Teen Vogue editor-in-chief Lindsay Peoples Wagner believes the time is now for change in media and fashion.
“I want to see brands, publications, everyone in the industry commit to a long, sustainable change,” Peoples Wagner said on this week’s episode of the Digiday Podcast.
Peoples Wagner is a rarity in glossy media: A 29-year-old black woman from a small university in the Midwest, without connections or a rich family bankrolling her initial career. Instead, she worked her way up, moonlighting dressing mannequins and working as a waitress. In October 2018, she was named the top editor of Teen Vogue, which has made a name for itself by melding fashion with social issues.
She recognizes her path isn’t for everyone — and media and creative professions need to adapt in order to expand opportunities to underrepresented groups.
“You have to be willing to hire different kinds of people who will challenge you,” Peoples Wagner said.
Here are highlights from the conversation, which have been lightly edited for clarity.
“I don’t approach anything we do on Teen Vogue as this elitist way of telling you ‘how it really should be.’ It should be a community. Our readers have a voice. They should be able to be amplified on our site and not feel like it’s just people telling them how to think and feel. That’s the approach that we cover everything [with]. I’m not going to pretend something isn’t happening. I’d rather give you the tools and resources and knowledge to decide for yourself. I think it’s worked for us because that’s honestly the way things should be. “
Those suffering injustice often cover it best
“Even in my own position, it has to be younger people, a lot of times. There is this difference of opinions on a lot of different changes that need to be made. It has to come from people who are actually feeling hurt by things that aren’t being changed. It’s very appropriate. You see that with Greta [Thunberg], you see that with Malala [Yousafzai], with so many people that we’ve had on the covers — young people starting this revolution of saying ‘this isn’t good enough. We’re not going to just take what the adults and older people are giving us, because that’s unacceptable.’ The weight has a lot of times fallen on people and people of color, and specifically black people. If that’s the only way change is going to happen, we just have to keep doing it.”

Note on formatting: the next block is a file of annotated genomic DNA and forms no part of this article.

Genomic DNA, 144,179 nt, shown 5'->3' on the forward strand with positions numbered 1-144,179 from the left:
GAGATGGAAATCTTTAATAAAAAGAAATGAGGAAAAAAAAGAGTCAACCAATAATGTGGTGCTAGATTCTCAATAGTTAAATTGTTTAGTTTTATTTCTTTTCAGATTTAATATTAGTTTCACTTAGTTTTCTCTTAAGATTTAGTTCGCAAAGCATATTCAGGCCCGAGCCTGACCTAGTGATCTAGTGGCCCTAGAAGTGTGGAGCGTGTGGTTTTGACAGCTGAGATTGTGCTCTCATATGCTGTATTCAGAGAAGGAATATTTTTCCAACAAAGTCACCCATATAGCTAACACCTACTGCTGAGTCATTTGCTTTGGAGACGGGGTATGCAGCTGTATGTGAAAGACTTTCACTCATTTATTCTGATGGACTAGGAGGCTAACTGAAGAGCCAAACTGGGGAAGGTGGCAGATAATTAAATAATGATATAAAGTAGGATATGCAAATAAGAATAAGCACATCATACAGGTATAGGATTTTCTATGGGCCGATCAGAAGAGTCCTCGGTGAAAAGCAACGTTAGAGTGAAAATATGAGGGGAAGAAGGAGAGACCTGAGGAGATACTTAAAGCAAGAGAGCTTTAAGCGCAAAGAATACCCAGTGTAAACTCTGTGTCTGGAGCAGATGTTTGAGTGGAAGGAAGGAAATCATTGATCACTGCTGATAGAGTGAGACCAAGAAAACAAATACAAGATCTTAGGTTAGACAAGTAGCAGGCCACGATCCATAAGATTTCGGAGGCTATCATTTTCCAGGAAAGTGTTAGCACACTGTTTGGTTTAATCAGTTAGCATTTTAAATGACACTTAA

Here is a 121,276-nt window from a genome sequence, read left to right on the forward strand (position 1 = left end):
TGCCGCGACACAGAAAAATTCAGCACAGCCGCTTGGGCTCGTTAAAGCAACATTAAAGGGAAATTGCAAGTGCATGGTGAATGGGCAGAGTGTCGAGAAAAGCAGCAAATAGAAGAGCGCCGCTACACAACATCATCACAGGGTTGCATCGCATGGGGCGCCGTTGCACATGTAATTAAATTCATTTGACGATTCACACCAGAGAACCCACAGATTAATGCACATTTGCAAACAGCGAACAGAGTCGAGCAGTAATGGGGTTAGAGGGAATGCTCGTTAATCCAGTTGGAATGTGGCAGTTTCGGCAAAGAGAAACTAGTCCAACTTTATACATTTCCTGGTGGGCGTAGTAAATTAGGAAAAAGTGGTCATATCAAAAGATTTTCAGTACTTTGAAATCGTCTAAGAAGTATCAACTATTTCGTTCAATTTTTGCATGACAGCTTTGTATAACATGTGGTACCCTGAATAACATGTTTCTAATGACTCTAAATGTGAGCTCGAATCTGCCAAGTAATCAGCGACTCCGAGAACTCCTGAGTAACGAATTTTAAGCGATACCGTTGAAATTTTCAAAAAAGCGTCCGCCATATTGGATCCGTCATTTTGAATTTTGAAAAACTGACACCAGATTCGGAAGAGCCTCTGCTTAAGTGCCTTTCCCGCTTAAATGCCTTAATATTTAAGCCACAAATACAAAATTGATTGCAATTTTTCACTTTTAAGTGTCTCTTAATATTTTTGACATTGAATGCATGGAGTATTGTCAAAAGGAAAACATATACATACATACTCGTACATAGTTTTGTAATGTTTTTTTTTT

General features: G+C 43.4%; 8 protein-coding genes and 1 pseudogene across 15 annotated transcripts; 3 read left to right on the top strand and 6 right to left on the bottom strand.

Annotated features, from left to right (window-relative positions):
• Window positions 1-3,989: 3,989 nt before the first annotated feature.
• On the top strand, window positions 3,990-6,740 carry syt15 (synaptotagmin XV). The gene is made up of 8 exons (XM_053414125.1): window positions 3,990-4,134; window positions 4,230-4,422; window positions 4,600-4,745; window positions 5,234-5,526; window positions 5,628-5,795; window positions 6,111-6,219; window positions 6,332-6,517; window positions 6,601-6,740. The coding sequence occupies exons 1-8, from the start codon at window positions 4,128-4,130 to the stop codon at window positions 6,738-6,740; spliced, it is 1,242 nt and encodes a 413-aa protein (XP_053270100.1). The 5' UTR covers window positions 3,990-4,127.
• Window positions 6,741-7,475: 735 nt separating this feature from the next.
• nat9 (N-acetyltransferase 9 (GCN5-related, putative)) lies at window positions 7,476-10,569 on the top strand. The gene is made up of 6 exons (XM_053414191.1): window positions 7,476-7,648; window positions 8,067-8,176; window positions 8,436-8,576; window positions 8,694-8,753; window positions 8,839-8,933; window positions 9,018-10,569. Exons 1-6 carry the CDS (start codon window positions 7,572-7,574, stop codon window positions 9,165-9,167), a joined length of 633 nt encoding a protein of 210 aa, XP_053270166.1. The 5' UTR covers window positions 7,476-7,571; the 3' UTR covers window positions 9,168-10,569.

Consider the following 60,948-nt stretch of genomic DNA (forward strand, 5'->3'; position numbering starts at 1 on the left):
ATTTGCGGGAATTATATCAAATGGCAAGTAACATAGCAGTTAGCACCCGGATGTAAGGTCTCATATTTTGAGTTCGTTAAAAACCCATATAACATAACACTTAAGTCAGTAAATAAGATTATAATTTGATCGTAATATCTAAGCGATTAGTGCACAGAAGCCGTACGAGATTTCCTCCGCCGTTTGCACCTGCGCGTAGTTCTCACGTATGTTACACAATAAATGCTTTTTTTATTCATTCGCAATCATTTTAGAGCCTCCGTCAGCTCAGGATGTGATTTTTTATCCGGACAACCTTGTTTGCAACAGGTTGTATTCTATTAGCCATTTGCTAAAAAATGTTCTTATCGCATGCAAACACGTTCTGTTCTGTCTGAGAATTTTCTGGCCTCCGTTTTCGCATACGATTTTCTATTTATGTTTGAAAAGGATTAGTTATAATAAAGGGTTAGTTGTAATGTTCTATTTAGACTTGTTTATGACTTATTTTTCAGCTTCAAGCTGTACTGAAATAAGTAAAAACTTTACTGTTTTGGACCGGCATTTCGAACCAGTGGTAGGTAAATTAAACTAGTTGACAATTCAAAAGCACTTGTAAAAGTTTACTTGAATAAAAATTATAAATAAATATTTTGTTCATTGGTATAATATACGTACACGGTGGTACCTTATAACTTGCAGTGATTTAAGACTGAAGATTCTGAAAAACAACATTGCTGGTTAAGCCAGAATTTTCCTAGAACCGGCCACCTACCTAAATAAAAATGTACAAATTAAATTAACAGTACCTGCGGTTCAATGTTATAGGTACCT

Referral hiring can be deadly for diversity
“The hiring practice pipeline needs to be changed completely, honestly. The way we recruit people, find people — and I say ‘we’ as in people in the industry — is always too insular. Fashion can be such an inside baseball game of who you know. As someone who didn’t come from this industry, I know what it’s like to try to prove to people that you’re working hard. The hiring practices have to be reconsidered [in] how you’re even finding people in the first place. People are so lazy about just hiring a friend of a friend or someone they know. Too often in media there’s this idea that people want to hire only a person of color or black person who is palatable for white people, who they feel won’t speak out too much or cause any trouble or won’t ruffle any feathers. That bias has to change. You have to be willing to hire different kinds of people who will challenge you.”
Join us this Friday, June 12 at 12 p.m. ET on The New Normal, a weekly interactive show focused on how publishers are adapting their businesses. Chad Mumm, SVP of Entertainment at Vox Media Studios, will talk with Digiday editor-in-chief Brian Morrissey about its approach to remote video production and the future of live-streaming. Register here.
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